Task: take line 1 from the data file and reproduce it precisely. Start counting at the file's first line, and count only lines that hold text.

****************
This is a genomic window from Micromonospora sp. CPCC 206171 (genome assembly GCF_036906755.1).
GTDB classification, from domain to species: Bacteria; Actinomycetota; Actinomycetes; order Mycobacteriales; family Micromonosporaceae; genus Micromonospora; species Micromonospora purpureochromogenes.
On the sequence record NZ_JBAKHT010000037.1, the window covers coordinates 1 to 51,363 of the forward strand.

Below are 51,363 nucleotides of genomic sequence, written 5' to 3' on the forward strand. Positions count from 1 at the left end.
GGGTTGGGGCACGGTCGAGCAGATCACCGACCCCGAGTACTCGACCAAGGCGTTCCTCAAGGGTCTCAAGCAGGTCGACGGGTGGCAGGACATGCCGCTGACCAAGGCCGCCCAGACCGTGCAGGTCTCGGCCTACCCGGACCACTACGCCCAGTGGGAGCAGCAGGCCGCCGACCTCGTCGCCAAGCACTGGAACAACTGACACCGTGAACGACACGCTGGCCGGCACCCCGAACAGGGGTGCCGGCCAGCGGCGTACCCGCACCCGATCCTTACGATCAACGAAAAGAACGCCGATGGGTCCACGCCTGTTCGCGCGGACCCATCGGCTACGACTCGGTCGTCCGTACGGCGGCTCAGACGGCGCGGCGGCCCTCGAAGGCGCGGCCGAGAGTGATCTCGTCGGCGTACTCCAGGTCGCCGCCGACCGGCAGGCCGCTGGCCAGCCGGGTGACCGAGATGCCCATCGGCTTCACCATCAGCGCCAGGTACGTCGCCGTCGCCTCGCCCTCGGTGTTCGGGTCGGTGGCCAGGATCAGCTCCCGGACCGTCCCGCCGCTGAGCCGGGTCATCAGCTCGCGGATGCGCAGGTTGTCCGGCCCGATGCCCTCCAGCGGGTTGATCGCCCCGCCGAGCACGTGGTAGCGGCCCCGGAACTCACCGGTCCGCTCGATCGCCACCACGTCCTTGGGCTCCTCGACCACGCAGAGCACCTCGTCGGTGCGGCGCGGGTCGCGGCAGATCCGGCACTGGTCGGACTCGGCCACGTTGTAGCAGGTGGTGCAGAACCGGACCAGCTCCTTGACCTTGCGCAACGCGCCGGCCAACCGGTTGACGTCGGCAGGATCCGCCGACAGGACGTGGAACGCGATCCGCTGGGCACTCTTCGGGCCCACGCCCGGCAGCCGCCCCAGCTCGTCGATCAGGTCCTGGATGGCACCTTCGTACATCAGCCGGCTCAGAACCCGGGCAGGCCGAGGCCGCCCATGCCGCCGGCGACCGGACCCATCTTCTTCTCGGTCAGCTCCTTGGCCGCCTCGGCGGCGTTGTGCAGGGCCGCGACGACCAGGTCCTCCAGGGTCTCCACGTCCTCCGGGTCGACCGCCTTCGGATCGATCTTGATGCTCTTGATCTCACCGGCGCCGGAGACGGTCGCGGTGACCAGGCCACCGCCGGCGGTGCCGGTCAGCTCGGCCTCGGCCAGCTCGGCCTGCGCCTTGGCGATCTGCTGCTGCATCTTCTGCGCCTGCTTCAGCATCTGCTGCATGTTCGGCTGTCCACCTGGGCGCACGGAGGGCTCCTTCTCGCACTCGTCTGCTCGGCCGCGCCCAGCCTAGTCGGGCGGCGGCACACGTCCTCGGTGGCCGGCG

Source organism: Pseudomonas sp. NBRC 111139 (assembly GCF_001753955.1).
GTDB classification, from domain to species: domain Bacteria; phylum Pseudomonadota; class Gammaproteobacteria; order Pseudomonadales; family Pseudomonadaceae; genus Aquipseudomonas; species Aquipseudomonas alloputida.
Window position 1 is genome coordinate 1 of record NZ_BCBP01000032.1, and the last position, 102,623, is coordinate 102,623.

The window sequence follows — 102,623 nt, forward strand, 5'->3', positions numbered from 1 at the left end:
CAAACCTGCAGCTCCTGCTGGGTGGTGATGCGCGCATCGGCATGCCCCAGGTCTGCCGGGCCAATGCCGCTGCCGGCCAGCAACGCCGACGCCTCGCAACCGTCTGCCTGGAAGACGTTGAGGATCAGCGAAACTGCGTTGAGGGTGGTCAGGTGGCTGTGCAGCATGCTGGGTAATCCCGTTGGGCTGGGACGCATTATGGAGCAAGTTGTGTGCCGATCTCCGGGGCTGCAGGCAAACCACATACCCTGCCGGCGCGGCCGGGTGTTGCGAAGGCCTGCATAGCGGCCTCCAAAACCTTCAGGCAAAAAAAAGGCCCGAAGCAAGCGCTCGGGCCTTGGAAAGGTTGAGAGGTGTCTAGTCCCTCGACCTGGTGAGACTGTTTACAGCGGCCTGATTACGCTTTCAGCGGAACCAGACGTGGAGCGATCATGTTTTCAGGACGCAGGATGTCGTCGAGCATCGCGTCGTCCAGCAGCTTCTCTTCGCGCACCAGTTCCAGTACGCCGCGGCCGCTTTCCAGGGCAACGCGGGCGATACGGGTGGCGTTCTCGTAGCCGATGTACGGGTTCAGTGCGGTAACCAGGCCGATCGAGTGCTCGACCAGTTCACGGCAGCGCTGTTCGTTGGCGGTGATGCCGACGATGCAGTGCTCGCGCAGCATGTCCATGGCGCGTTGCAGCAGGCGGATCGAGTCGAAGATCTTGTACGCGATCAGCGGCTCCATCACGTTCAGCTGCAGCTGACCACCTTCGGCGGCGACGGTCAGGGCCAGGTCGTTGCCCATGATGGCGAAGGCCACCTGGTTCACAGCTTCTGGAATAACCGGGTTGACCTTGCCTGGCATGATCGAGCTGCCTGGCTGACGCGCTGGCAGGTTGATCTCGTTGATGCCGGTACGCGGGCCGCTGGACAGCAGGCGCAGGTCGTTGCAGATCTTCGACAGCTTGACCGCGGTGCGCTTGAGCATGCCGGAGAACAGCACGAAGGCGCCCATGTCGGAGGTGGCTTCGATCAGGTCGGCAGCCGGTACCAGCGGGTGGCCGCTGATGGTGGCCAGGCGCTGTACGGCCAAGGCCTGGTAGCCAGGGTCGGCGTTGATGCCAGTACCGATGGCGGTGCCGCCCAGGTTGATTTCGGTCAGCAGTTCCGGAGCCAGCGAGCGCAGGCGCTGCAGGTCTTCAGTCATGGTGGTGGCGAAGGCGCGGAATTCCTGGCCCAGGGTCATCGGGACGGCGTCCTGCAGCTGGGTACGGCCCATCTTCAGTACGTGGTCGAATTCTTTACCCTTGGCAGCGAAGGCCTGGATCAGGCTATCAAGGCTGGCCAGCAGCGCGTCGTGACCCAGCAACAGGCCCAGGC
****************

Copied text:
This is a genomic window from Micromonospora sp. CPCC 206171 (genome assembly GCF_036906755.1).